And we’re back with another long overdue blog update. I have arrived in Zagreb, Croatia, and the hostel that I’m in has a pair of public computers, so I’m trying to take advantage of them and crank out a post. The keyboard here is close to a standard American one, but with a few keys in different places and several extra letters to accommodate the Croatian alphabet. All that said, we return now to the journey and my time in Lyon, France.

As I was leaving Amboise, my left knee was still bothering me but it felt better than the day before. I took one last walk around town to stretch and exercise the knee and then grabbed my backpack and headed to the train station. To get to Lyon I had to first had to take a short train ride to St Pierre de Corps and from there get on a train to Lyon. Though I had a second class rail pass, I was accidentally reserved for a first class seat on the train to Lyon due to a mistake by the staff at the ticket office in Paris. The staff wrote something on the back of my reservation stub explaining the situation and it must have been sufficient, because the ticket inspector did not ask me any questions. So, I got to ride first class to Lyon, purely by accident. Having ridden second class on many trains in the past, I can tell you that the first class cars are nicer, but not that much nicer. Personally I would say that if you’re thinking of splurging a little on a Europe trip, your money is better spent on something like nicer accommodations or seeing/doing more things than on first class rail tickets. It was roughly a three hour train ride to Lyon, which was serving as the city that would bridge northern and southern France on this journey.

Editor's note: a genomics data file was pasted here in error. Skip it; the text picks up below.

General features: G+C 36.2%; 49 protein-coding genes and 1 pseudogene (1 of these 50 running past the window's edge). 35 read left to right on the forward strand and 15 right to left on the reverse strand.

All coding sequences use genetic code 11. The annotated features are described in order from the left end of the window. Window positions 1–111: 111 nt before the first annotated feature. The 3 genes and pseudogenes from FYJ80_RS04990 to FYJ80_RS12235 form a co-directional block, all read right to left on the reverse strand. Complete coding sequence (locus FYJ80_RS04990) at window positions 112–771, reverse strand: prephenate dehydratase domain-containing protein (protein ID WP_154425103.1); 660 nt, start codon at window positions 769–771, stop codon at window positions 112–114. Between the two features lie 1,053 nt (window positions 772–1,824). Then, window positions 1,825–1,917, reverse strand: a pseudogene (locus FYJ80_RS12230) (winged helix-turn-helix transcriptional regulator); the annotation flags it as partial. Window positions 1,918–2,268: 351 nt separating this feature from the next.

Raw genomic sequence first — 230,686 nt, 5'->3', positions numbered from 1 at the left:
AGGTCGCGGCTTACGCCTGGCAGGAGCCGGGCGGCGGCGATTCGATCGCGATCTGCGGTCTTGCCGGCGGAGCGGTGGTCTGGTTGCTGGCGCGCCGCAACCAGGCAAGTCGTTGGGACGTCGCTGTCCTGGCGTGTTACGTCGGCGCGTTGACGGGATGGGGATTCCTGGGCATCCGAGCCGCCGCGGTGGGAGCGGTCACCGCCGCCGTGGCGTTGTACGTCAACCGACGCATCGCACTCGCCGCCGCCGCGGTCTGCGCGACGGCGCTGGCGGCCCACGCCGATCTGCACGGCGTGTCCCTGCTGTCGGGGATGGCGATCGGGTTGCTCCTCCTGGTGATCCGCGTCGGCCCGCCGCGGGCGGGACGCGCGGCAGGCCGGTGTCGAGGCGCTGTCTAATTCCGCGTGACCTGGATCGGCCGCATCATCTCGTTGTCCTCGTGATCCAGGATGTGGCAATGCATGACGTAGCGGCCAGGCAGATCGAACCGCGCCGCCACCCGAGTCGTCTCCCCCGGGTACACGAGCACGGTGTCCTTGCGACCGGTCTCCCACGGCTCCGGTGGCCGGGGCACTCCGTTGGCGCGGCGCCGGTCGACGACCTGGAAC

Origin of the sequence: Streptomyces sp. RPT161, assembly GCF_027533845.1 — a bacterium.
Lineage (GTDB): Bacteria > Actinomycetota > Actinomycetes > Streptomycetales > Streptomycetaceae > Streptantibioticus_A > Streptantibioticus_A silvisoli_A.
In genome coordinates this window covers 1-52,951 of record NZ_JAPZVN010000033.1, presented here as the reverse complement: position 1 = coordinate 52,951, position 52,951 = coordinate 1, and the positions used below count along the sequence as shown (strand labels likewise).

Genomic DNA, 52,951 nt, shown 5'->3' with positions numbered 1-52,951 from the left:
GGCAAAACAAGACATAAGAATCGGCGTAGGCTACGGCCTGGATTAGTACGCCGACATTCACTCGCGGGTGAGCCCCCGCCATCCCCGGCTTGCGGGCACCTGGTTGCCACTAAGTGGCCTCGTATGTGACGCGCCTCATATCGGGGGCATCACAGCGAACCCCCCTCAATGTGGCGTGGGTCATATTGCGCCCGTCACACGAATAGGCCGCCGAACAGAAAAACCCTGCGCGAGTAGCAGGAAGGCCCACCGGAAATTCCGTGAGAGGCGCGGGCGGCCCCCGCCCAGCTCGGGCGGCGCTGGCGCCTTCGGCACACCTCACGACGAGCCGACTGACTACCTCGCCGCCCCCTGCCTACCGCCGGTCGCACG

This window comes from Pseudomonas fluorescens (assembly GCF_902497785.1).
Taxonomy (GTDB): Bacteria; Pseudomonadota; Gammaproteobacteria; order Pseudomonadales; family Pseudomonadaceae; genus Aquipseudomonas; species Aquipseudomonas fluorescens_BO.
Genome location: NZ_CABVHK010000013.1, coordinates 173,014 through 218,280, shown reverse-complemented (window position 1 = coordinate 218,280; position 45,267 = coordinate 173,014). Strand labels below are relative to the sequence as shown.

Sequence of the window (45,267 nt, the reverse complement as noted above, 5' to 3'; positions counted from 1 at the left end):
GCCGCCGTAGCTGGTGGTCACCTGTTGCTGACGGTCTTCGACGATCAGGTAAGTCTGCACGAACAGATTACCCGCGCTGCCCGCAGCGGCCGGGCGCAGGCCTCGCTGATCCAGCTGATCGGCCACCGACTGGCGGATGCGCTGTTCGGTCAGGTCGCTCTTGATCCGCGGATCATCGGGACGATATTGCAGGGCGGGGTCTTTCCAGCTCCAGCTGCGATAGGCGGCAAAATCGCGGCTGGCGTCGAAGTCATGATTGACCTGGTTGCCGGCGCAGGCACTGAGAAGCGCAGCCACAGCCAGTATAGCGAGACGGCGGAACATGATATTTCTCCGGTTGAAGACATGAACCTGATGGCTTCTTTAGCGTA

Lyon is France’s third largest city, after Paris and Marseilles. Although smaller than Paris, it feels much more urban. I think this is because Lyon is not under the same building restrictions as Paris, so the city can more freely construct taller buildings and there also appeared to be no rules on their appearance. The walk from the train station to where I was staying took me through downtown and across the Rhone River. Lyon has a pair of rivers, the Rhone and the Saone, that divide the city into sections, and where I was staying was the part of the city right between the two rivers. For those interested, it was a five minute walk north of Place des Terreaux. My room was in a 6th floor apartment and the couple hosting me spoke a bit of English, so I was able to talk with them a little. I walked around the neighborhood a little and was glad that my knee was continuing to improve, though I still felt some pain during movement. The day soon ended and I went to bed.